I’ve been doing these “worldbuilding shorts” lately, where I start with a simple idea, situation, or story for a world, then extrapolate out from there to see where it leads me. It’s still pretty tightly bounded; most of these “shorts” are really that: just ideas I’m having and playing around with, with no intention of being fully developed into anything—though sometimes I do get caught up in the idea and will keep going for a while!
One of my early worldbuilding steps is often to write a creation myth. This is something I remember first doing for my D&D campaigns as a kid, and I guess I’ve never stopped. I like the shift in scale: how the creation myth simultaneously arises out of my existing ideas about the world, its people and histories and values; and also ends up informing those ideas, usually causing me to change course or focus as I continue developing the socio-historical fabric of the world.
This creation story is for a game I’m making with some friends (contrary to what I said above, it is attached to a larger project). I’m primarily responsible for the writing, background art, and some UI. It’s a traditional Western board game which we’ve reimagined as a Japanese fighting game, served up inside a BL otome game wrapper 🙂 The player’s characters are twins, a brother and sister, and so I thought it would be nice to weave that detail into the genesis story of the world. Enjoy.
Brush and Glance, and the Dreaming Wolf
First there was the Cave, and in the cave slept a Wolf. The Wolf dreamt of the world beyond the Cave, and she saw a Tree to the east and a Well in the west. In her dreams the Wolf hunted rabbits and deer. She built a fire beneath the boughs of the Tree to cook her dinner and afterwards she ate the tart apples which had fallen to the ground. She drank sweetly-scented water from the Well, and drew baths for herself after every hunt.
After a thousand thousand years of dreaming, the Wolf grew bored. She dreamt of finding two babies asleep against her belly: strange furless creatures with blunt, square teeth—quite monstrous, really—but she suckled them and taught them to eat rabbit and apples and to bathe every day. She called the girl child Glance because she saw everything in a moment; and the boy who touched everything so gently, whose every movement was like a dance, she named Brush.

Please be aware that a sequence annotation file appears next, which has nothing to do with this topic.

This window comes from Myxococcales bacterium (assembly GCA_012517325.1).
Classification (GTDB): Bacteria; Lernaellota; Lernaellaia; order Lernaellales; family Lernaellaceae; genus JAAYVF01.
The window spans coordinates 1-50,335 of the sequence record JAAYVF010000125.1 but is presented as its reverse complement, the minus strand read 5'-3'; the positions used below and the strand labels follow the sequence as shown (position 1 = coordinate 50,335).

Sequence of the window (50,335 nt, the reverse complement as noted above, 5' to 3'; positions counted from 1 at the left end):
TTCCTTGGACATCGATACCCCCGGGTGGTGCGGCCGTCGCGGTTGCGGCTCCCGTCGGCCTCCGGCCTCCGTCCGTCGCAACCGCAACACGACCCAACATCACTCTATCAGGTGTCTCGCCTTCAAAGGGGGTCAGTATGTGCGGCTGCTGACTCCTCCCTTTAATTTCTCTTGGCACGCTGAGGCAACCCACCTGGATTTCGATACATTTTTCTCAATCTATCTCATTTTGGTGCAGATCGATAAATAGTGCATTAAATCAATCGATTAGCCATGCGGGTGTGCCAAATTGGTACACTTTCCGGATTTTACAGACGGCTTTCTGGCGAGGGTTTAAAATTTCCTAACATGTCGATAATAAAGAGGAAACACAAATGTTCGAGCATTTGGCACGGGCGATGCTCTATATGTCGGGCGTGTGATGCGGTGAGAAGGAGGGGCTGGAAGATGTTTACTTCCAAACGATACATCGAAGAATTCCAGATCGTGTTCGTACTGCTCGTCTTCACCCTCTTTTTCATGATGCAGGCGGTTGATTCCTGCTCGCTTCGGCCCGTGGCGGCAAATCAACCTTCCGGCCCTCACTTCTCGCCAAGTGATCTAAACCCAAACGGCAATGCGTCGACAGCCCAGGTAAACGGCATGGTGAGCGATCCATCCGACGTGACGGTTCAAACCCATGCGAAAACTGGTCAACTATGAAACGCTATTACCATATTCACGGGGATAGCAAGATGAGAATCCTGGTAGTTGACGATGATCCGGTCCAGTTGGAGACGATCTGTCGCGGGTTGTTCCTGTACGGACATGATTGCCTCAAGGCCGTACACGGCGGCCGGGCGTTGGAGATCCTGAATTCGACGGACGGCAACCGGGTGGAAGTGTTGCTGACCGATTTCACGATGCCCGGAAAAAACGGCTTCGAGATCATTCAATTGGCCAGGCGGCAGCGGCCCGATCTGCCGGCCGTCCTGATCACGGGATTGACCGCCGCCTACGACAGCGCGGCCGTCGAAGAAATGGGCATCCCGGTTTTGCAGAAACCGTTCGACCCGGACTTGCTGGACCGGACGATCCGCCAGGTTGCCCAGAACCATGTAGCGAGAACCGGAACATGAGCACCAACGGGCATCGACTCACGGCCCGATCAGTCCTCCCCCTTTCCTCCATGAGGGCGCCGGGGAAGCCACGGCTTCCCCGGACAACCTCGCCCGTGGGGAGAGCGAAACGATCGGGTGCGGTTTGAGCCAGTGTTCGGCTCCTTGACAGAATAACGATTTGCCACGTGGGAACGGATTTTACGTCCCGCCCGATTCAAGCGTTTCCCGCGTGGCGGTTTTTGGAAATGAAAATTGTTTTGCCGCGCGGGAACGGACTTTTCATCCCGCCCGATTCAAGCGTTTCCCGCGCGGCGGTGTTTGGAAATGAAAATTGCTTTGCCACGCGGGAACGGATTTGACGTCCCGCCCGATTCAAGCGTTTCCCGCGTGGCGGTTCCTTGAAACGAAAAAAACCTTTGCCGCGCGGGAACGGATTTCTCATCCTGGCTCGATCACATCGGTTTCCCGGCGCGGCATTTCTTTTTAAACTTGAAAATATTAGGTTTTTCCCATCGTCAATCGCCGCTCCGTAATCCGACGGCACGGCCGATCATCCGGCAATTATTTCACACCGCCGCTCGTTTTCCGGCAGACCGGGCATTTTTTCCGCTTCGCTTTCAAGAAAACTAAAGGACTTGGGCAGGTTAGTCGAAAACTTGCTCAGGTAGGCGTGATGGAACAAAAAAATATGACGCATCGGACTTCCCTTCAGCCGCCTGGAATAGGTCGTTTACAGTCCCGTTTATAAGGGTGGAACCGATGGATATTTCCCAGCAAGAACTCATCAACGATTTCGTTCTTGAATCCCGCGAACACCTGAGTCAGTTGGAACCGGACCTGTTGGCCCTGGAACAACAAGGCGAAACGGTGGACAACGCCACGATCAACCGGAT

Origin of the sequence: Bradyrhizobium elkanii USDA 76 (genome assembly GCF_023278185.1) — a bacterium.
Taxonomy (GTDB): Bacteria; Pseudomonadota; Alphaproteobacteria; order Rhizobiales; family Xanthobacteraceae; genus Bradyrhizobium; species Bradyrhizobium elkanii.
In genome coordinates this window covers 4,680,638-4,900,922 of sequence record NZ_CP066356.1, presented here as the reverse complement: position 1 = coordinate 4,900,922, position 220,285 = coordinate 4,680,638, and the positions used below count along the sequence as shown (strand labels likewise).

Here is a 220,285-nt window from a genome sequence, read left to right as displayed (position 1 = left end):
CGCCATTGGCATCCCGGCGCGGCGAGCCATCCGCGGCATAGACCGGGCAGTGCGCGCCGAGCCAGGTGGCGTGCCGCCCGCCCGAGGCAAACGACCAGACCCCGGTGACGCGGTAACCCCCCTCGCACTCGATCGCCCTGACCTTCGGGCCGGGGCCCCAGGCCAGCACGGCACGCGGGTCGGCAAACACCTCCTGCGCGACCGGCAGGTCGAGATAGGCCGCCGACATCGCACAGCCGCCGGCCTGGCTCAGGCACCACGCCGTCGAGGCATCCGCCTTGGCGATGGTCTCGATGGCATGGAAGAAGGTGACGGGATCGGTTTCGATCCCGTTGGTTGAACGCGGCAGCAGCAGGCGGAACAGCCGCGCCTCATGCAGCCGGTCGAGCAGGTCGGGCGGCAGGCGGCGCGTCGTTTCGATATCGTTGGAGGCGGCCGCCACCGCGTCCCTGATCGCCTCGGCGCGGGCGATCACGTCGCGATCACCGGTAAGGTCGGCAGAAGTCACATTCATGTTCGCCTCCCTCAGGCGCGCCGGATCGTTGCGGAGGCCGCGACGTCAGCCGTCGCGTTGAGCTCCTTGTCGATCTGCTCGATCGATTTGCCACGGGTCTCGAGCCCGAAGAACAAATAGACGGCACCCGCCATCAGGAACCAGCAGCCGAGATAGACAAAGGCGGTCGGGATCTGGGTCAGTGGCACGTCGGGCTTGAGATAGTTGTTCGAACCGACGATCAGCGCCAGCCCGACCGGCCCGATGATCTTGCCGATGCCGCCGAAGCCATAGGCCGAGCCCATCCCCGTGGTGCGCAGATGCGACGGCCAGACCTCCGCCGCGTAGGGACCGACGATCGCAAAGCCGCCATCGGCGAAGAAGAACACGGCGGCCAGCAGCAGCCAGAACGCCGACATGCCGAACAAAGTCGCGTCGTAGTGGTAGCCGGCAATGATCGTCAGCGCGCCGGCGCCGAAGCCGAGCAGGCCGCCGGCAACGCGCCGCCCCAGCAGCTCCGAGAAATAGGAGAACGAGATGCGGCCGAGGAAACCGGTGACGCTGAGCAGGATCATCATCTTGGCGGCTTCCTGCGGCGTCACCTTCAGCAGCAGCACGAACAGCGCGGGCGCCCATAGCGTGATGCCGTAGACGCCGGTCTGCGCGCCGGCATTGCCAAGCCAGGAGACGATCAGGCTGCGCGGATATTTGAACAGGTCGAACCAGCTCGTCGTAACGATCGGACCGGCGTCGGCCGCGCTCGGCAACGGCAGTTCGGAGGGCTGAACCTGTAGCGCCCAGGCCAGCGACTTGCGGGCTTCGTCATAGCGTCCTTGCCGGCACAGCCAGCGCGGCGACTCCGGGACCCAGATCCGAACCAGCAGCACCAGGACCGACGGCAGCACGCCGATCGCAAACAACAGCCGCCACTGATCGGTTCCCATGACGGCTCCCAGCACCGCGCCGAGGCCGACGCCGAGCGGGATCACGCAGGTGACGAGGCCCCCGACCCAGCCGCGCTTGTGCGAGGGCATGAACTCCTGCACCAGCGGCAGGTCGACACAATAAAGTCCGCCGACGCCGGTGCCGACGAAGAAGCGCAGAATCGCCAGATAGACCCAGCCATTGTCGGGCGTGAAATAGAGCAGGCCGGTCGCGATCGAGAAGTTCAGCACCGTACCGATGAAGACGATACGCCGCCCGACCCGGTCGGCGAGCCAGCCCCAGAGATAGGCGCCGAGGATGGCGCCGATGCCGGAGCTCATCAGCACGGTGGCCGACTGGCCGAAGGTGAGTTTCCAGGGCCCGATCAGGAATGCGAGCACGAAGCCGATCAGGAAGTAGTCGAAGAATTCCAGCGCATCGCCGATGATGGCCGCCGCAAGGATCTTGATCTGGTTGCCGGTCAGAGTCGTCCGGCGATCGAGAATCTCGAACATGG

Brush and Glance sometimes fought, as siblings will do. As they grew and became stronger and faster, their fights became dangerous; and the Wolf’s sleep was restless with worry. One day her strange hairless children were attacking one another with such ferocity that the Wolf bared her teeth in a snarl and leapt between them, shoving them apart—for she loved them both dearly and wouldn’t see them hurt one another. But she had forgotten that her foundlings were not strong, sturdy wolves but nearly-hairless creatures with square teeth who shivered in the snow, and her maternal gesture sent them flying away from one another with an unexpected force.
Glance fell down the Well in the west, into a darkness which rendered her lost and blind, sunk beneath the sweet waters forever. Brush flew east into the trunk of the Tree with such force that his back was broken, and when the Wolf ran out of her Cave she found him lying amongst the apples and leaves that had been shaken loose by his impact. Brush was unable to move or dance or touch the world around him. The twins would never again lay eyes on each other, nor share a meal they had hunted together, nor doze with their heads pillowed on their mother’s chest. Knowing this, the dreaming Wolf whimpered in her sleep, and the Cave around her trembled.
Our land of Biellia was created when Brush struck the Tree of the World, his body pushing up the walls of the Pale around it, which slowly filled with his salty tears as he lay there for eternity. Like all twins in the world since, the siblings never lost their uncanny sense of one another—even across the span of worlds. This is why the Spirits can travel to and from Biellia with such ease: from the Well they travel the bridge between worlds that stretches between the shattered body of Brush and his lost sister Glance.
“Brush and Glance, and the Dreaming Wolf” © 2021 by David Gürçay-Morris is licensed under CC BY-NC 4.0